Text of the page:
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I know that a regular hash table usually has O(1) lookup time, but of course this sometimes degrades due to collisions.

But the original paper on Linear Hashing says that Linear Hashing usually gets O(1) lookup time:

"A new bucket has therefore been appended to the last bucket of the file to which all the records have been moved in one access. Since for all these records the bucket 100 is henceforward the primary bucket, they are all accessible in one access."

This seems to be saying that all the records which reside in buckets which were appended due to splits are accessible in O(1) time. But this doesn't seem to be the case. In order to access data in an appended bucket, first you need to look in the base region, and only then, if the key is not found, perform the second hash function and look in the extended region. But how is this "one access", as the above quote says? Shouldn't all records in the extended region require O(2) access time?

But the original paper on Linear Hashing says that Linear Hashing usually gets O(1) lookup time:

"A new bucket has therefore been appended to the last bucket of the file to which all the records have been moved in one access. Since for all these records the bucket 100 is henceforward the primary bucket, they are all accessible in one access."

This seems to be saying that all the records which reside in buckets which were appended due to splits are accessible in O(1) time. But this doesn't seem to be the case. In order to access data in an appended bucket, first you need to look in the base region, and only then, if the key is not found, perform the second hash function and look in the extended region. But how is this "one access", as the above quote says? Shouldn't all records in the extended region require O(2) access time?

Say you have a table of size 10, and you append 2 buckets after 2 splits occur. So now the split address is 2, and so buckets 0 and 1 are addressed with h1, while buckets 2 through 9 are addressed with h0.

Now say you lookup a key. So you do h0(key). And suppose this gives you bucket 0, which is below the split address. Therefore, the key you're looking for could be in two places. It might be in bucket 0, or it might be in bucket 10. If it's not in bucket 0, you need call h1(key) to get to bucket 10. Isn't this two accesses? You have to access bucket 0 to check for the key, and then access bucket 10 since you don't find it in bucket 0.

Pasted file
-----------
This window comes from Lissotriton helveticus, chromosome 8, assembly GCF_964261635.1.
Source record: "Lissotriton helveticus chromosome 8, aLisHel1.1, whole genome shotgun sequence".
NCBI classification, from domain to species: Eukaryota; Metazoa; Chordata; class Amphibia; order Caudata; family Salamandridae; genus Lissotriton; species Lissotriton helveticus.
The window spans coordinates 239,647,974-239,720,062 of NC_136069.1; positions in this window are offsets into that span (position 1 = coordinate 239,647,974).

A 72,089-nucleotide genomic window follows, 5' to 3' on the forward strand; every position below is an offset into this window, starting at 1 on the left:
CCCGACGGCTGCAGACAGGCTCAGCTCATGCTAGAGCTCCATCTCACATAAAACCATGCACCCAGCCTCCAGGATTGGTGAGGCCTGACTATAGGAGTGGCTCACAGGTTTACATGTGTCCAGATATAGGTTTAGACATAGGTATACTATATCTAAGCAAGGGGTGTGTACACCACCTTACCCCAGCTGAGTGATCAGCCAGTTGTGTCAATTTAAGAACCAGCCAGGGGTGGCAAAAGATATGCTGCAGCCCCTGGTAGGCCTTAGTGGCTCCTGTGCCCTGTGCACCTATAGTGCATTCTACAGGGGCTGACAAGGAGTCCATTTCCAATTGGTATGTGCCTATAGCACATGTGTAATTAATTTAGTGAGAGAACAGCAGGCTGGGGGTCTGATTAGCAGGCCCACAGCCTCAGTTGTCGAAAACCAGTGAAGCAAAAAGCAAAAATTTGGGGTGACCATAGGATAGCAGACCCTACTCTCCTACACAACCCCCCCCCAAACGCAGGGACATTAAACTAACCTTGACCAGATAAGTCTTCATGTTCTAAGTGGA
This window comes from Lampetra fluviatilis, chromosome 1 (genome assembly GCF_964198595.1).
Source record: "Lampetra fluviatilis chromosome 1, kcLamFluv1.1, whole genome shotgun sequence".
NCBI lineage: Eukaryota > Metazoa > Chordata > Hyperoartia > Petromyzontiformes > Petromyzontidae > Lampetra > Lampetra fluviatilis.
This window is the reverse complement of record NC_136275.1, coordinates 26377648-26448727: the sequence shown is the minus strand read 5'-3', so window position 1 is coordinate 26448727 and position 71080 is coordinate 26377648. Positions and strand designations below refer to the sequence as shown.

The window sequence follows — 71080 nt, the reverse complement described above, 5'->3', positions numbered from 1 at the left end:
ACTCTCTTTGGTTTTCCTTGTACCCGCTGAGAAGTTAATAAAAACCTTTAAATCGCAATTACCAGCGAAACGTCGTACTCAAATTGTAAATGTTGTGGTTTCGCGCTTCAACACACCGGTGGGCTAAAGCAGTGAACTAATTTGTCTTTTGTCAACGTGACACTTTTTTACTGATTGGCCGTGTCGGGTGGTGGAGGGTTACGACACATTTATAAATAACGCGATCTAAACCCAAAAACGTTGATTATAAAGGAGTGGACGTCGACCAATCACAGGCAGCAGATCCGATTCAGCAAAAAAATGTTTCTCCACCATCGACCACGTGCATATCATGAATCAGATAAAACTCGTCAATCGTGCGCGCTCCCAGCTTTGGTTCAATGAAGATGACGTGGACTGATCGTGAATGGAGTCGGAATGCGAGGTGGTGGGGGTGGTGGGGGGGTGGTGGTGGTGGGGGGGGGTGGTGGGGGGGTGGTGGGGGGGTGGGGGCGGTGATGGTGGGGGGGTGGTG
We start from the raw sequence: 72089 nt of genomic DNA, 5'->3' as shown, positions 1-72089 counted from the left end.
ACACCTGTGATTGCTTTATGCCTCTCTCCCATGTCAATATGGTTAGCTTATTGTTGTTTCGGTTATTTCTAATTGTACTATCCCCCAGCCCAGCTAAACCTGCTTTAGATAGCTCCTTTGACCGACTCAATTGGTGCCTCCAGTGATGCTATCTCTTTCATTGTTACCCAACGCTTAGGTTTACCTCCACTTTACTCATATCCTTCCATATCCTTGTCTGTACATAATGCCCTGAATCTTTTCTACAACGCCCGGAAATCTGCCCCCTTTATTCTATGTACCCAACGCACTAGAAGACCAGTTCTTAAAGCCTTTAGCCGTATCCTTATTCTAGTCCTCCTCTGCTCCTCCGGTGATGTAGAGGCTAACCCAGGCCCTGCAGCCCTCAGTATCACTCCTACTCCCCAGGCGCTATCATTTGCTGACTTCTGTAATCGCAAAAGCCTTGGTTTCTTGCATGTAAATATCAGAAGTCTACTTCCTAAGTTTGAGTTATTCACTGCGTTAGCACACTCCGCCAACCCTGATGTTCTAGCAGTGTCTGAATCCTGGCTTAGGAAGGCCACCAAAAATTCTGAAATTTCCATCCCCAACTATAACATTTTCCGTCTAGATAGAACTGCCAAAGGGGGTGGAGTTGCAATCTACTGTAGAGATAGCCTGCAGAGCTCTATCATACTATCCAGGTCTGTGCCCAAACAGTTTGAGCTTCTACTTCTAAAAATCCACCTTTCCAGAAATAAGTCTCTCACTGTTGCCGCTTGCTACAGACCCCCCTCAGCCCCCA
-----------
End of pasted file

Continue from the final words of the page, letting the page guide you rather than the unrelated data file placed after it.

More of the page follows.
You don't need to check bucket 0 if you don't want to ... you can immediately apply h1 to know for sure which bucket it will be in. All depends on which is faster, and which is the more plausible :)

btw O(2) doesn't "exist" - it's the same as O(1).

I thought it worked as follows: You start with a base table of N buckets, and your base hash functions is h0. All appended buckets are addressed with h1.

After N splits, the table size is N * 2 and now you go up another "level". So now your "base" hash function is h1, and all appended buckets are addressed with h2. Then after another N * 2 splits, your table size is N * 4, and your base hash function becomes h2, and all appended buckets are addressed with h3, and so on...

So wouldn't you only need two hash functions max to calculate any address, no matter how big the table got?

hx = hx-1(key) + 2^(x-1) * N

So, if you're up to h10 you'd have

h10 = h9(key) + 2^9 * N

and h9 is h8(key) + 2^8 * N

Therefore, we have a recursive operation here. h10 would actually be 10 different hash functions, as you retrace back to h0. Right?

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Although you might have to use several hashing functions to calculate the bucket address, you only have to access one bucket. Because when you've found the address, you know the value you're looking for will be at that address.

So, you start with h0. If you need to, you use h1, h2 etc. untill you find the bucket address you need. Then you access the bucket and get the value out of it.